Barb Jungr at Barton Ropery Hall


Barb Jungr doesn’t do covers ….

…. and woe betide anyone foolish enough to utter the word within her earshot. I only did it once and such was the magnitude of her wrath that she was really nice about it, because apart from being one of the best singers in the world she is also a very lovely person.

She is, of course, an interpreter of the songs of others, a songwriter in her own right, and a performer acclaimed on both sides of the Atlantic. She has a Sunday residency at Crazy Coqs in Soho and has won two of the most prestigious theatre awards in New York, the 2008 Nightlife Award for Outstanding Cabaret Vocalist and 2003’s Best International Artist Backstage Award. She’s also a radio presenter, a composer and has a masters in ethnomusicology.

She is well known for her themed shows and albums in which she explores the songs of a particular writer or performer, and her most recent album, Hard Rain, is a collection of interpretations of songs by Bob Dylan and Leonard Cohen. On Friday night she was in Barton at the Ropery Hall with a set of songs from these two master songwriters, some of them widely known, some less so, and we got to chat to her before the show.

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The Peoples: The press frequently describe you as a chansonniere. Are you happy with that description? What do you think it adds above and beyond being simply called a singer?

Barb Jungr: I don’t really think it adds anything. It’s just a French way of saying singer. It came about because my first album on Linn Records was The Space In Between, an album of French songs in translation, with works by Jacques Brel and Jacques Prevert among others. That’s when people started to associate me with the chanson tradition. French chansons are story based. They are supposed to be like one act plays although with people like Brel they are more like the works of Shakespeare. I don’t mind people using the word about me but I don’t think it adds anything.

Does it signify the idea of having an especially intense commitment to the song?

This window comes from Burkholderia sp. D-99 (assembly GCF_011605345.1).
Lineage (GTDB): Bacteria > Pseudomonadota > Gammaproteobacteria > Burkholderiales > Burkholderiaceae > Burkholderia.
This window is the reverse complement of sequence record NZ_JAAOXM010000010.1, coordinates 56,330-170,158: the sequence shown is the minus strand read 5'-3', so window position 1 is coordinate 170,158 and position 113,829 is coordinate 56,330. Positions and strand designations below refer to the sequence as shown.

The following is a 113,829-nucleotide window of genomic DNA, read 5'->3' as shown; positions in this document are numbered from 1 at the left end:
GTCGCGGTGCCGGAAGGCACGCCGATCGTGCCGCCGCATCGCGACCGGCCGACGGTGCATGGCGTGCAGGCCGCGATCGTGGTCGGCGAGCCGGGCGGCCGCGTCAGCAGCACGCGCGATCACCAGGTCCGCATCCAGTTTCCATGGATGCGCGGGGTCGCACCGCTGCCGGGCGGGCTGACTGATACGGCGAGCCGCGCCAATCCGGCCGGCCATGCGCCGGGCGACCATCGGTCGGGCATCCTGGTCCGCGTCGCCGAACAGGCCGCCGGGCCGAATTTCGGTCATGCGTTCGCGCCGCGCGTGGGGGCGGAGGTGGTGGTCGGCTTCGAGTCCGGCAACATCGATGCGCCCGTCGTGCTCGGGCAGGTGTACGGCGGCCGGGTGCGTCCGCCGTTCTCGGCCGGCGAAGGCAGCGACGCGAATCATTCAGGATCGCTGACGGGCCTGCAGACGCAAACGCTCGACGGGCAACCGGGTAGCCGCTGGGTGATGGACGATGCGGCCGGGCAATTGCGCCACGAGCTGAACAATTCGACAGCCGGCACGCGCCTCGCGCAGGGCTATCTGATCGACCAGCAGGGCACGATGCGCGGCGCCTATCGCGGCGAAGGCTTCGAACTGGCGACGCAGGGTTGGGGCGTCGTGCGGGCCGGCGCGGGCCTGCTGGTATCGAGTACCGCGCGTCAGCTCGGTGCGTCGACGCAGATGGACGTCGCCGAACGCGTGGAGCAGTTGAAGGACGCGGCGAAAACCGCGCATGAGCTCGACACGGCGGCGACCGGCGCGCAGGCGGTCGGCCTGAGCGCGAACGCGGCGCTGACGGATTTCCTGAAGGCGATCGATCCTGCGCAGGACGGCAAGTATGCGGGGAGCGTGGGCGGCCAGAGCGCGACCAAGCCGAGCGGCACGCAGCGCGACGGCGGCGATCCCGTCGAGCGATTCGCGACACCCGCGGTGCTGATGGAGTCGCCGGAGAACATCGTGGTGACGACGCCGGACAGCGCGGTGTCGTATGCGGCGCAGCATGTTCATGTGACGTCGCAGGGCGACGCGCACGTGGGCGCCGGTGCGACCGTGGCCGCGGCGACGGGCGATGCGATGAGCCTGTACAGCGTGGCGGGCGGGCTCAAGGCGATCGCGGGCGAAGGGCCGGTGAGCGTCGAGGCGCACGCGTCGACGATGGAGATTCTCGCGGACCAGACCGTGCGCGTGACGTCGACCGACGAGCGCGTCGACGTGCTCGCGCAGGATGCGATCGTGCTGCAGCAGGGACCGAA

It’s possible. The French songs are very dramatic because they’re stories but Dylan songs are very dramatic too and if you don’t have an intense commitment to the song and then you shouldn’t be doing it.

Did you grow up in a house full of songs?

I grew up in a house full of music. My mum and dad came from Europe and met over here, in Rotherham, in the mills. So I grew up with a very European attitude to music. We had very catholic tastes. We had jazz and opera and Nat King Cole and Alma Cogan on the radio. We had a record player before anybody else in our street. And I was really lucky because they took me to things. They took me to everything, and amongst the little working class catholic community that absorbed us, (because in those days people did welcome and absorb people who came over from the war), they had lots of pantomimes and concerts. So there was music around us all the time. Music that people made, people who weren’t professionals. Music that we went to. We went to everything. We went to variety shows and a lot of opera. My parents didn’t think opera was posh, because in Europe it isn’t.

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So you grew up in Rochdale and Stockport. Your father was a refugee and your mother was also from Czechoslovakia. Were people nice to you and your family?

They were very nice to us. By the time I was old enough to notice everything had settled down enough but my mother had a very difficult time coming after the war. If she had known how difficult it was going to be I don’t know if she would have come. My father was very damaged. He had been in the German work camps, which were one step down from the concentration camps and I think he struggled with a lot of things for a very long time. But when the Velvet Revolution came he opened up and told us a lot about his story that we hadn’t known until then. I didn’t know his story until he applied to the German government for compensation and that’s when we realised what he had been through. But there was trouble with some kids and I got into a few fights.